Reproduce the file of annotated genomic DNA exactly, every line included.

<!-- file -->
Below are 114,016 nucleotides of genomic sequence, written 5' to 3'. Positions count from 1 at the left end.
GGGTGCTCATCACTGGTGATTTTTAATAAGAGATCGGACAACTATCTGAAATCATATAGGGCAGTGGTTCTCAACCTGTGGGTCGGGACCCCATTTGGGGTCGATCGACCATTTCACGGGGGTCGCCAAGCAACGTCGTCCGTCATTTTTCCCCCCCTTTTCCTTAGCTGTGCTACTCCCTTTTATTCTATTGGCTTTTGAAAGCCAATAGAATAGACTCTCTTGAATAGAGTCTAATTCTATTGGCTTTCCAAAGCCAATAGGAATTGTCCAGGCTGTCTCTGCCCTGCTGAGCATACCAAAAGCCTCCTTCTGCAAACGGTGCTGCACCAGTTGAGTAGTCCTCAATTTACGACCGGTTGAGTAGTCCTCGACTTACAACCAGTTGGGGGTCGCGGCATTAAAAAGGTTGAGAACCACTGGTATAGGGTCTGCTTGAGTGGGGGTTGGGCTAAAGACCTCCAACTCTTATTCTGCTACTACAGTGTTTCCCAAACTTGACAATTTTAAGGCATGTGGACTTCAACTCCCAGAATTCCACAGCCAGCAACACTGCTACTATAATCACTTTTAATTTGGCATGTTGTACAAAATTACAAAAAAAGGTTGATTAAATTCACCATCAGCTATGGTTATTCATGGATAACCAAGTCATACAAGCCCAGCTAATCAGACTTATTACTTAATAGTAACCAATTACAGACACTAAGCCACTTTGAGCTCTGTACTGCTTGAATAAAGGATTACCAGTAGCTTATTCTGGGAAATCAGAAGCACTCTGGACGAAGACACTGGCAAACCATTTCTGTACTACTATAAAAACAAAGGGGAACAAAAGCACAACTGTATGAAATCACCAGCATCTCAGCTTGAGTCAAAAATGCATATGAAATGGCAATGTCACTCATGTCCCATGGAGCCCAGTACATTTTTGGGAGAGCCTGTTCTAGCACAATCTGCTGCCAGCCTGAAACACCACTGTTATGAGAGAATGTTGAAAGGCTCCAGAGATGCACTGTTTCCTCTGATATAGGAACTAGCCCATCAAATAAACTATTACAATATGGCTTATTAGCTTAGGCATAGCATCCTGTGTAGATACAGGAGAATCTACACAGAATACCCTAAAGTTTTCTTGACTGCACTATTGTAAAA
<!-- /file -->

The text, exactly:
Below are 114,016 nucleotides of genomic sequence, written 5' to 3'. Positions count from 1 at the left end.
GGGTGCTCATCACTGGTGATTTTTAATAAGAGATCGGACAACTATCTGAAATCATATAGGGCAGTGGTTCTCAACCTGTGGGTCGGGACCCCATTTGGGGTCGATCGACCATTTCACGGGGGTCGCCAAGCAACGTCGTCCGTCATTTTTCCCCCCCTTTTCCTTAGCTGTGCTACTCCCTTTTATTCTATTGGCTTTTGAAAGCCAATAGAATAGACTCTCTTGAATAGAGTCTAATTCTATTGGCTTTCCAAAGCCAATAGGAATTGTCCAGGCTGTCTCTGCCCTGCTGAGCATACCAAAAGCCTCCTTCTGCAAACGGTGCTGCACCAGTTGAGTAGTCCTCAATTTACGACCGGTTGAGTAGTCCTCGACTTACAACCAGTTGGGGGTCGCGGCATTAAAAAGGTTGAGAACCACTGGTATAGGGTCTGCTTGAGTGGGGGTTGGGCTAAAGACCTCCAACTCTTATTCTGCTACTACAGTGTTTCCCAAACTTGACAATTTTAAGGCATGTGGACTTCAACTCCCAGAATTCCACAGCCAGCAACACTGCTACTATAATCACTTTTAATTTGGCATGTTGTACAAAATTACAAAAAAAGGTTGATTAAATTCACCATCAGCTATGGTTATTCATGGATAACCAAGTCATACAAGCCCAGCTAATCAGACTTATTACTTAATAGTAACCAATTACAGACACTAAGCCACTTTGAGCTCTGTACTGCTTGAATAAAGGATTACCAGTAGCTTATTCTGGGAAATCAGAAGCACTCTGGACGAAGACACTGGCAAACCATTTCTGTACTACTATAAAAACAAAGGGGAACAAAAGCACAACTGTATGAAATCACCAGCATCTCAGCTTGAGTCAAAAATGCATATGAAATGGCAATGTCACTCATGTCCCATGGAGCCCAGTACATTTTTGGGAGAGCCTGTTCTAGCACAATCTGCTGCCAGCCTGAAACACCACTGTTATGAGAGAATGTTGAAAGGCTCCAGAGATGCACTGTTTCCTCTGATATAGGAACTAGCCCATCAAATAAACTATTACAATATGGCTTATTAGCTTAGGCATAGCATCCTGTGTAGATACAGGAGAATCTACACAGAATACCCTAAAGTTTTCTTGACTGCACTATTGTAAAA